If a Forensic System, First Aid Kit or bootable Linux system has been loaded onto a USB stick, the USB stick cannot be used by Windows at full capacity. As you have probably noticed when you insert a USB stick of this kind, the Windows operating system reports a different number of drives, some of which cannot be read. In order to load a new Forensic System/First Aid Kit onto a stick of this kind or to be able to use it in full under Windows, the existing structure of the USB stick needs to be deleted and the USB stick repartitioned and formatted.

Windows provides a data media management system for this. Although this displays all the partitions on the USB stick, it is unfortunately not able to delete some of them. The command line tool diskpart can help.

To start the tool, press Windows button+R In the dialog that pops up, enter diskpart and press OK. Confirm the warning message by pressing Yes. In the next step, you can get an overview of the drives. To do this, enter list disk. All the drives (hard drives and USB sticks connected) that the system recognizes are displayed. Switch to the relevant drive by entering select disk 1 (number 1 is, for example, the USB stick you wish to edit). Enter clean to delete the existing structure on the drive. An Explorer window will probably appear with a message about formatting the data medium. Close both.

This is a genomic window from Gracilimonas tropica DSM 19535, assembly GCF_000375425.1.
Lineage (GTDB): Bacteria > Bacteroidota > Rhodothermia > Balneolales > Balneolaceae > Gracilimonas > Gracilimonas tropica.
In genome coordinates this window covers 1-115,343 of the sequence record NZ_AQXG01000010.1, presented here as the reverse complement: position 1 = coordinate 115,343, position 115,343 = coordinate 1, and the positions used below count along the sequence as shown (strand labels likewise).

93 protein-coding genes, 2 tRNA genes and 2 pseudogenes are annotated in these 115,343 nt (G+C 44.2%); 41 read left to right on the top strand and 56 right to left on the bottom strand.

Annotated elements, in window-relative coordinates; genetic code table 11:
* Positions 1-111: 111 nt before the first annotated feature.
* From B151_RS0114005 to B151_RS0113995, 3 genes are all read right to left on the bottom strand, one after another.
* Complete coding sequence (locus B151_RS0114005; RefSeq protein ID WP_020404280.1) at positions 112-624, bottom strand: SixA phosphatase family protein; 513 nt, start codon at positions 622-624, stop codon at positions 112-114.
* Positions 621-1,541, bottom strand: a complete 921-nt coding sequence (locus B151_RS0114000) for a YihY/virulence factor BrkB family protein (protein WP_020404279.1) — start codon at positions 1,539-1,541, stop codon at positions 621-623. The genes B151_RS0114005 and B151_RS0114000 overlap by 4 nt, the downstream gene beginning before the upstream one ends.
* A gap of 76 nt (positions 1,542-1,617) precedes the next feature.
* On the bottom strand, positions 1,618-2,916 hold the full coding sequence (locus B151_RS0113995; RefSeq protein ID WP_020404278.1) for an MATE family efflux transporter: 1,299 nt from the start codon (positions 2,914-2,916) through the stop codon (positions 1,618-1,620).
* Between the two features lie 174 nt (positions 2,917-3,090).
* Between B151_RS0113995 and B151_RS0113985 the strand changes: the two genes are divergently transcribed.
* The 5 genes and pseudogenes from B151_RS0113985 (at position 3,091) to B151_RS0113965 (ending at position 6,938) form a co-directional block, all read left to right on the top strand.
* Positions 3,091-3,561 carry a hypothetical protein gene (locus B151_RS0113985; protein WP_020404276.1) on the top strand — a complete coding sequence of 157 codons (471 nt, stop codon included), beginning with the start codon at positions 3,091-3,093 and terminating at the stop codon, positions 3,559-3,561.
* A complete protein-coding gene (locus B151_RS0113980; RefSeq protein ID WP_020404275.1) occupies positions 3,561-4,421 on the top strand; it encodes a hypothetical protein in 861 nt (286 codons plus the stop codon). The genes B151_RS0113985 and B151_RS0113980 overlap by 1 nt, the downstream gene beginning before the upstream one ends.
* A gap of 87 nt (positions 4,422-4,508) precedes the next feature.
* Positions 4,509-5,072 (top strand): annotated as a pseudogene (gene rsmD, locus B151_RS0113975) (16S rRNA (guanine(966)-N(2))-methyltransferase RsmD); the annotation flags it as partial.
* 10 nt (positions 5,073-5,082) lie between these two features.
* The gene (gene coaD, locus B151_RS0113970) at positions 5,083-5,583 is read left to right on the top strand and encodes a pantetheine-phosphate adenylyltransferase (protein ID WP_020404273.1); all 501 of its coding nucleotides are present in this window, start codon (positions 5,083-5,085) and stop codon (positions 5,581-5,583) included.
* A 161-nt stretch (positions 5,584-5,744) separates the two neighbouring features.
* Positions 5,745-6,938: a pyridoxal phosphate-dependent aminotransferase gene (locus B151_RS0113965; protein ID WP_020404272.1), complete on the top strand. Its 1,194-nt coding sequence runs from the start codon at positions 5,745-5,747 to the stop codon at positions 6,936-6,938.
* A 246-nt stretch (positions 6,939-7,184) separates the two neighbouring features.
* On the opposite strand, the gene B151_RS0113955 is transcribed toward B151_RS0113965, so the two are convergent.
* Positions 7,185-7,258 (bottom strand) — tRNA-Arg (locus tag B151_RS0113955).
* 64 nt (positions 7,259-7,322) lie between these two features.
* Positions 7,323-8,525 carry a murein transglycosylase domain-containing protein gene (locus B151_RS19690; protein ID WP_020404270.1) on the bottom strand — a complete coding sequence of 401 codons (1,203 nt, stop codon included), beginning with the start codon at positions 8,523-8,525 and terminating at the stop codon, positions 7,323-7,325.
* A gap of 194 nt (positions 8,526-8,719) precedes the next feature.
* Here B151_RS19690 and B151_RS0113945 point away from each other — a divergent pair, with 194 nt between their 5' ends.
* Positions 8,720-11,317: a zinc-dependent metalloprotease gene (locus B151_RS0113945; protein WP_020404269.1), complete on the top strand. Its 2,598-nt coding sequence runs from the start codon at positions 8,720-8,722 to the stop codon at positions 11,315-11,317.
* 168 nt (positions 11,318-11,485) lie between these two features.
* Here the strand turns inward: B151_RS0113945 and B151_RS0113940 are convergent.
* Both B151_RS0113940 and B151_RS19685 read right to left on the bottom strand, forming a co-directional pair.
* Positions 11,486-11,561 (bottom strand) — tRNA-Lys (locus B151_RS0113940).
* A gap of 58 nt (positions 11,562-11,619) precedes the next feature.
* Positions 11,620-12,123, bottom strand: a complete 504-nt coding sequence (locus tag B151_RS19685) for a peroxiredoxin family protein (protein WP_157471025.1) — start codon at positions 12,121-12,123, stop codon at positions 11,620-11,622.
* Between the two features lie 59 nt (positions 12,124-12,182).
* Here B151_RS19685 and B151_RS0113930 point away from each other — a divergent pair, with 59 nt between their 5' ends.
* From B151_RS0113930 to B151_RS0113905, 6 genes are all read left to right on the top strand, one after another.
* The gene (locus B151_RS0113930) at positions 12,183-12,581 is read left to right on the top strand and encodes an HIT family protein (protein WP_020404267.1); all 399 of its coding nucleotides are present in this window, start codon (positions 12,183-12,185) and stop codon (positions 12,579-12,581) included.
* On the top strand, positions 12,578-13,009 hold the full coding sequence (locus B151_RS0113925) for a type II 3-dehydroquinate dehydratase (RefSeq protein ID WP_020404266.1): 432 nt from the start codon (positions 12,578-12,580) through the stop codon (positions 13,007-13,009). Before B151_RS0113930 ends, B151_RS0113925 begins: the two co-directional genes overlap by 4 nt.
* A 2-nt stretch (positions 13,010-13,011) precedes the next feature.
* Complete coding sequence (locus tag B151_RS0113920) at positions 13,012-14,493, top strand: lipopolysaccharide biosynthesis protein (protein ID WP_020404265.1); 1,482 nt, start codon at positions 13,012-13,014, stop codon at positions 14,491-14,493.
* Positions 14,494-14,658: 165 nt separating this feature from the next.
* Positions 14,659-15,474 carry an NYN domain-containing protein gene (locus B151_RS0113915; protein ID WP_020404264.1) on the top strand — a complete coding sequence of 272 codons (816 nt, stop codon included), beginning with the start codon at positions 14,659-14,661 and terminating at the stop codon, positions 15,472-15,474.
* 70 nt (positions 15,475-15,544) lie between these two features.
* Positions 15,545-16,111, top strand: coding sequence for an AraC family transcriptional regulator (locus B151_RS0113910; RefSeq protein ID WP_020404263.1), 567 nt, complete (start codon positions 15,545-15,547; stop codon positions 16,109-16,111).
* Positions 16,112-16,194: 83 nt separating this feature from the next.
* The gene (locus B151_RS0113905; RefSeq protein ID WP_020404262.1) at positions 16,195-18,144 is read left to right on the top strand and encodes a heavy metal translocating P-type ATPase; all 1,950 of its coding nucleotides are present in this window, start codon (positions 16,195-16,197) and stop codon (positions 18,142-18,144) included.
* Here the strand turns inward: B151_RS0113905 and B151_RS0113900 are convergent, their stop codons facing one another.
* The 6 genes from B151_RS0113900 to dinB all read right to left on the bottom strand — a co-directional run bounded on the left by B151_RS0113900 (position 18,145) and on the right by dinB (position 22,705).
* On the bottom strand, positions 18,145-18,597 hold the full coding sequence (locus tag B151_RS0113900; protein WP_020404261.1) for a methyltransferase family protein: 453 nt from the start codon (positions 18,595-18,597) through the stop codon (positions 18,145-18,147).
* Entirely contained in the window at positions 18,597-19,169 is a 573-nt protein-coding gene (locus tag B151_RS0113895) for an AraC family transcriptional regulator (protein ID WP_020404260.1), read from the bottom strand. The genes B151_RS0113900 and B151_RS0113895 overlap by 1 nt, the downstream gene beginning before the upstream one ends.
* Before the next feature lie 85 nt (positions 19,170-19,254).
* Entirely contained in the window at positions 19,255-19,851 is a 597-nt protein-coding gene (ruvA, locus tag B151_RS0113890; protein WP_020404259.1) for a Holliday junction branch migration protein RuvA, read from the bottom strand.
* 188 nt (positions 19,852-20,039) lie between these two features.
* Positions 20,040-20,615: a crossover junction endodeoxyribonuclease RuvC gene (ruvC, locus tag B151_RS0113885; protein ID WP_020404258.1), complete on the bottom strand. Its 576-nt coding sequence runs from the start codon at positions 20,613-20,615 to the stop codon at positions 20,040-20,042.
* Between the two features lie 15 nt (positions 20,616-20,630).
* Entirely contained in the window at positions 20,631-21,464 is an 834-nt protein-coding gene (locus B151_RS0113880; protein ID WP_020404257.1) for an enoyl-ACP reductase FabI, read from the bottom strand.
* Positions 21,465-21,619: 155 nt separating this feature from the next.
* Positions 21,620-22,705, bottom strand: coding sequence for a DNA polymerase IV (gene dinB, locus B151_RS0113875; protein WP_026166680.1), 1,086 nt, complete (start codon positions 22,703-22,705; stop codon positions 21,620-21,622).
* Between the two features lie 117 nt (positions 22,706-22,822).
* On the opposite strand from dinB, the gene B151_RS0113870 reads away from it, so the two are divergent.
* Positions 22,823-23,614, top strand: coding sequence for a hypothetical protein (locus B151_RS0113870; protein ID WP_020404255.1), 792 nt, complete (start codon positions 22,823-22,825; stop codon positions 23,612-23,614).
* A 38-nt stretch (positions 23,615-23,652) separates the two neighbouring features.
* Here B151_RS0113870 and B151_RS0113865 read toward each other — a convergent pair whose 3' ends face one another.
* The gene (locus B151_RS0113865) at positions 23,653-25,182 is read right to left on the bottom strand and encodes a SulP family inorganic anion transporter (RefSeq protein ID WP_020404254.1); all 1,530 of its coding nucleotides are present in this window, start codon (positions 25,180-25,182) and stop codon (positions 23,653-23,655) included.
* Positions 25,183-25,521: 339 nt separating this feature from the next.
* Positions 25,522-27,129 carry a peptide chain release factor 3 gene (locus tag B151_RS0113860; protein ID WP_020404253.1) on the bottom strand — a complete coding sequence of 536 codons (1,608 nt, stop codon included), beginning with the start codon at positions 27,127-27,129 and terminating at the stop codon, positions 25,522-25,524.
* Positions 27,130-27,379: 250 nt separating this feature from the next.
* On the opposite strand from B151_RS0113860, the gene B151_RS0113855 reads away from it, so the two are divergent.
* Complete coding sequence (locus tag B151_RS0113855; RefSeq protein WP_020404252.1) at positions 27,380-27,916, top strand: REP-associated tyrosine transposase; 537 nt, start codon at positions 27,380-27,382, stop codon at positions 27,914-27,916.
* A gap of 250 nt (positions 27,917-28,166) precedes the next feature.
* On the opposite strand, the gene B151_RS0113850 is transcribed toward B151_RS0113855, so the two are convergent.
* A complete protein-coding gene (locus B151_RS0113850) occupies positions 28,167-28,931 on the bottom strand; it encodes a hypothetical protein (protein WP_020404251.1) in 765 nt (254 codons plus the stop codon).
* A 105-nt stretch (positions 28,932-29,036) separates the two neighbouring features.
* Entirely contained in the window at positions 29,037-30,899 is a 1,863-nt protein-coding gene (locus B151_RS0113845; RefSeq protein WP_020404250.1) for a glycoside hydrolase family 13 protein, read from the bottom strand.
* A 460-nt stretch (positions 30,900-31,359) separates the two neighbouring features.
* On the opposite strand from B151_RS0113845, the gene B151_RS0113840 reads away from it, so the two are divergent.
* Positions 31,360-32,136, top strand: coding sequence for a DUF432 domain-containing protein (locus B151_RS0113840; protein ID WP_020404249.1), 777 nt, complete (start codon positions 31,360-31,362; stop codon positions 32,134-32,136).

Now set up a new partition on the USB stick using the command create partition primary. Then switch to this partition by entering select partition 1. In order for the stick to be able to be used again, it then needs to be formatted. If it is larger than 8 GB, select ntfs as the file system and fat32 for smaller USB sticks. Enter the command format fs=ntfs.

After formatting, an Explorer window should open up for the USB stick. If this does not happen, please enter assign to assign a drive letter to the USB stick.

Once the Explorer window has opened, enter exit in Diskpart and the Diskpart window will close. You can then work with the USB stick as normal.